Utah officials blame lack of logging for major wildfire
Insisting that logging could have cleaned up dead, bug-infested trees that are fueling a Utah wildfire, a Republican state lawmaker blamed federal mismanagement and lawsuits by “tree hugger” environmentalists for the blaze that has burned 13 homes and forced the evacuation of 1,500 people.
A conservation group called that contention “shameful” and misleading, saying it fails to take into account climate change and drought.
In addition, a U.S. Forest Service researcher said logging probably would not have made a big difference in the high-altitude fire that is sending embers from tree-to-tree over long distances — normal for the ecosystem.
Mark Finney, a researcher at the U.S. Forest Service Fire Science Laboratory in Missoula, Montana, said getting rid of the dead trees in the Brian Head area probably would not have made much difference. The trees died years ago, making irrelevant a 2011 U.S. Forest Service study that found the needles of beetle-killed trees ignite three times faster and burn more intensely than healthy trees.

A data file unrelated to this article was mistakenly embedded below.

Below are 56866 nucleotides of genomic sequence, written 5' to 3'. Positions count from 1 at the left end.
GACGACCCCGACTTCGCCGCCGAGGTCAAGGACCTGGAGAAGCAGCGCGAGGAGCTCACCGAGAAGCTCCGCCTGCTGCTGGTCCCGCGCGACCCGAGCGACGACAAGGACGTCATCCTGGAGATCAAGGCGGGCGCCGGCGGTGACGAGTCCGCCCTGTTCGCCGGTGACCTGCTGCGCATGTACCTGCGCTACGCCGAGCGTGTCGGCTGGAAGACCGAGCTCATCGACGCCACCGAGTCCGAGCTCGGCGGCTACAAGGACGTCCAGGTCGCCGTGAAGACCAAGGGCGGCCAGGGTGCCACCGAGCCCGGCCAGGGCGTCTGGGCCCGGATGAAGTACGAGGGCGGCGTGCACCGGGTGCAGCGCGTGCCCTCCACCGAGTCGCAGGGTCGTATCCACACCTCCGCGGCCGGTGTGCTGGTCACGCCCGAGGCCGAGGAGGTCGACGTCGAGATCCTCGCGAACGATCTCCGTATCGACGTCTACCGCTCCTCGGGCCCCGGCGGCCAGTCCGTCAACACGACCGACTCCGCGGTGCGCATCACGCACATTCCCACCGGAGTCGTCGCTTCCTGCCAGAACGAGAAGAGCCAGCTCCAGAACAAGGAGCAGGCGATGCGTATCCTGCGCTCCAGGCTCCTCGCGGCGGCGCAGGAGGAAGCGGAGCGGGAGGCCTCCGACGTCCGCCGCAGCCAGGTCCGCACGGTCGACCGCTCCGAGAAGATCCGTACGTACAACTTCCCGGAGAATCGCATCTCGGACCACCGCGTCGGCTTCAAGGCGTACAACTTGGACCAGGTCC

Stiff winds and hot temperatures have made the Utah blaze the largest in the nation at 78 square miles (201 square kilometers). The estimated cost of fighting the blaze has reached $11 million.